15 May 2018

How do you make sense of the frequency buzz?

Do you even know what frequency I am referring to? Exactly. Who really cares what the operating frequency of your level instrument is, or more specifically what the operating frequencies of your radar transmitters are? But, that seems to be the case today. One can hardly miss the clever marketing messages in print and electronic media focused on the operating frequencies of radar transmitters.

Does frequency matter?

Frequency does play a role from a design perspective. Lots of research and development went in developing a radar transmitter that operates over three times the operating frequency of mainstream radars transmitters, which is about 25 GHz. The release of the first radar transmitter operating at 78 GHz took place in 2011. It was truly a game changer in the solids level industry because of the vast irregularities of solids materials and extreme dust conditions that often presented serious limitations to main stream radars. But, a much higher operating frequency is not here to displace the lower ones. It is meant to address gaps or challenges in special circumstances typically associated with signal skipping (due to the properties of some solids materials) or the geometry of the silo or tank. With respect to liquid applications, very high frequency radar transmitters can be installed in less than ideal process connections, thereby reducing retrofitting costs. As a whole, thousands of tanks are fitted with instruments operating around 25 GHz in applications ranging from very simple to very tough. These environments can have lots of turbulence, vapors, agitators and other fixed obstructions. Yet now, for many, these conditions have been easily overcome with the intelligence and advanced algorithms vested on high performance radar transmitters.

Mostly though, frequency means nothing to the operator in general. All you need to know is if the correct level is being reported consistently and reliably regardless of the operating frequency. But these days, the operating frequency of radar transmitters is being talked about as the panacea to all level application challenges. All this talk does is make you second guess your radar level transmitters when, in most cases, you don’t need to. If your existing radar transmitter has worked well for years, what then is the compelling reason to change?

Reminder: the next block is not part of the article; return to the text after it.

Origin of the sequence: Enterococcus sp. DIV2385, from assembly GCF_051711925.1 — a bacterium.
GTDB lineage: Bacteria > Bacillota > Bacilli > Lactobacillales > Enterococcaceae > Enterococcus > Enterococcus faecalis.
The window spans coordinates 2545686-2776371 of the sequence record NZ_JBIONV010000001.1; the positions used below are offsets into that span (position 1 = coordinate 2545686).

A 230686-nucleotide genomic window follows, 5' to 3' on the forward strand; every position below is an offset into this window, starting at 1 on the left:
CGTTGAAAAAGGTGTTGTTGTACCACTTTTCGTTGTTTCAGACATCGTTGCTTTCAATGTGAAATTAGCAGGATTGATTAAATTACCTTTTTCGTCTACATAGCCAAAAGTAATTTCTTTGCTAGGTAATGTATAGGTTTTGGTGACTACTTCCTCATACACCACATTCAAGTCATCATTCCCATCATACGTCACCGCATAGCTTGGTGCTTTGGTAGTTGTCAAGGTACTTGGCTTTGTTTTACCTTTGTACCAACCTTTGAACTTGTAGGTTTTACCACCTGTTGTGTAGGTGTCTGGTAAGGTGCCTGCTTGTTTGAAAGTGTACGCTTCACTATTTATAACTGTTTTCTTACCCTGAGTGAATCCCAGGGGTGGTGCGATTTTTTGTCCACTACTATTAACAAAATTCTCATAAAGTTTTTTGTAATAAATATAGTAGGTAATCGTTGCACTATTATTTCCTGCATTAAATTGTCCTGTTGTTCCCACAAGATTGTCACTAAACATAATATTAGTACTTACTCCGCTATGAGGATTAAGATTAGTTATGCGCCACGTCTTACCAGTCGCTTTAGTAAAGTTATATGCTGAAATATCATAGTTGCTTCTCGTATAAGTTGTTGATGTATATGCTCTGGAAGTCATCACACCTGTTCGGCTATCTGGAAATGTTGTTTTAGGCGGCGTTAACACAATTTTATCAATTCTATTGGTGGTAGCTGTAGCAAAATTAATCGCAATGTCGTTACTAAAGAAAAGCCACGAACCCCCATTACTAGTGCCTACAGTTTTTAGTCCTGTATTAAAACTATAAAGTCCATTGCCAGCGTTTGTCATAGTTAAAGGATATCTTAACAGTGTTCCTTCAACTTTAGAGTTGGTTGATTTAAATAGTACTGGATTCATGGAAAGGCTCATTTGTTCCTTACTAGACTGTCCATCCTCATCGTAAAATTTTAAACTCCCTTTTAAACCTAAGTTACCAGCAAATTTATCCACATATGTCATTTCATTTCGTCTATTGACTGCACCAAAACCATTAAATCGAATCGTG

Are you considering changing transmitters because you can put in a taller standpipe or move it closer to the tank wall? Well, that is pretty much what you get with the “latest and greatest” radar transmitter at the nth frequency.

What if you are caught in a quagmire with too many frequencies to choose from?

Instead of focusing on frequency alone, evaluate your level application and what kind of information provides value to you. In some cases, radar transmitters are being offered as the “one technology fits all.” While this may be true in some cases, radar isn’t always the right choice in others. For more insight on this debate, check out my white paper on “Ultrasonic vs Radar. Letting the application drive the Technology .”

In order to choose the right technology, consider what has worked for you and if you experienced any issues. Then, re-evaluate your process to see if issues were caused by the technology, the installation or changes in the process. Tuning to another frequency may solve one problem while a new one shows up.

With radar transmitters, the higher the frequency, the narrower the beam angle of the transmitted signal. That is a good thing but is it always good? If an agitator blade or heating coil in the tank were to more directly interfere with the signal path, a narrow signal would most likely be blocked while the signal of an instrument operating at a lower frequency and with a wider beam would only partially be blocked and continue to reach the target (think laser to visualize this). If the marketing effort revolving around the operating frequency of radar transmitters is sending mix signals, consider your simple and challenging level applications and what instruments have delivered proven performance and desired results without you knowing the operating frequency.

What control and inventory management challenges have you thinking that it is time to try a different technology?

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